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Military Voting Bill Advances

Military Voting Bill Advances

The U.S. Senate Rules Committee has passed a bill aimed at strengthening voting protections for military members.  The Safeguarding Elections for our Nation's Troops through Reforms and Improvements (SENTRI) Act is co-sponsored by Senator John Cornyn (R-TX) and Senator Chuck Schumer (D-NY).  Upon its passage out of committee this week, Senator Cornyn released a statement urging Senate Majority Leader Harry Reid (D-NV) to "immediately" bring the bill before the full Senate.  "The 2012 election made clear that there are still too many barriers to military service members and their families having their votes counted," Cornyn wrote in his statement.  "These brave men and women put their lives on the line every day to keep us safe, and the least we can do is ensure that everything possible is being done to safeguard their voting rights."

The SENTRI Act would require states to send out absentee ballots to troops and their families at least 46 days before Election Day, and require the Defense Department to provide voter assistance to service members as a routine part of their annual training.  Retired Maj.Gen. Bill McClain tells KTRH that he voted for years as an active duty military member.  "You've got to send in a request for an absentee ballot, and then you have to get it back and then file it," he says.  However, in recent years there have been problems with some of those absentee ballots.  "There were some locales that just didn't send them out in time to get to the folks to where they could fill them out and get them back to the local vote place in time," says McClain.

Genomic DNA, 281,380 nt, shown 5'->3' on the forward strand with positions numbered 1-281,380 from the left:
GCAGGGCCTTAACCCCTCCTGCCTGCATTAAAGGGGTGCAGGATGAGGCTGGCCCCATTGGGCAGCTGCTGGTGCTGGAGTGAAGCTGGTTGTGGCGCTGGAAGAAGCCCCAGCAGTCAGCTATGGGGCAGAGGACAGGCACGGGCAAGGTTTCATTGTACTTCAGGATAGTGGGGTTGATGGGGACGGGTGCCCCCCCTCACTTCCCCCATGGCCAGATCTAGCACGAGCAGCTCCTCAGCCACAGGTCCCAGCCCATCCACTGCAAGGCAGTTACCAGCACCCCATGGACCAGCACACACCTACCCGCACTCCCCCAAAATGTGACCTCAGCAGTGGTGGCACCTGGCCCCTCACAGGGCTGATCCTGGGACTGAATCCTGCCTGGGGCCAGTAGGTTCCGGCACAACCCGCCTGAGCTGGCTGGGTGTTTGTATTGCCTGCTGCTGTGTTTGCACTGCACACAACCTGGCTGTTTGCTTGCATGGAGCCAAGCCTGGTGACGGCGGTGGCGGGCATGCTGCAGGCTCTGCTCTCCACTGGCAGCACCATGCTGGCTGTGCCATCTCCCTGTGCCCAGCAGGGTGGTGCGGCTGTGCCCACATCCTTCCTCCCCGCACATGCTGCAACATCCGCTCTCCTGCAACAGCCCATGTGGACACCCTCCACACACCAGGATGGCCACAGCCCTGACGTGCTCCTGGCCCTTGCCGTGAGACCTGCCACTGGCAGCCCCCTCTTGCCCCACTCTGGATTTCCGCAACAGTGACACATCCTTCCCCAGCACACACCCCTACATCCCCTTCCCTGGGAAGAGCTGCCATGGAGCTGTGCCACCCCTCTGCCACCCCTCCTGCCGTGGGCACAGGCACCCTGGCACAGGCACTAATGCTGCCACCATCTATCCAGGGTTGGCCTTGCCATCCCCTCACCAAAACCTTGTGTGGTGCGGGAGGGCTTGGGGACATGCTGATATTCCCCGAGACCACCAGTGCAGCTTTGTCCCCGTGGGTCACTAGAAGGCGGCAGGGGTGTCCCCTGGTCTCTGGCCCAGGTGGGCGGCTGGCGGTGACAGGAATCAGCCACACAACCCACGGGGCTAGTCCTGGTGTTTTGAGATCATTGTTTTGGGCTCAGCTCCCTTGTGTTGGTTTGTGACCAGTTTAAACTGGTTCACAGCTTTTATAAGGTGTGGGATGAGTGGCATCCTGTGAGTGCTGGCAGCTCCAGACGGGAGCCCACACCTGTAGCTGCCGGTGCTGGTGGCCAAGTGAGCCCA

Overall, Gen. McClain is pleased with the effort to ensure protections for military voting. "In the past in trying to get these ballots out in time to people, there really weren't any teeth in (the law) to make that happen," he says.  But beyond simply getting ballots to troops, McClain agrees that educating them about voting is equally important.  "Throughout my years in the military that was something that was always emphasized, for people to understand you had a right to vote, and how to do it."

 

 

 

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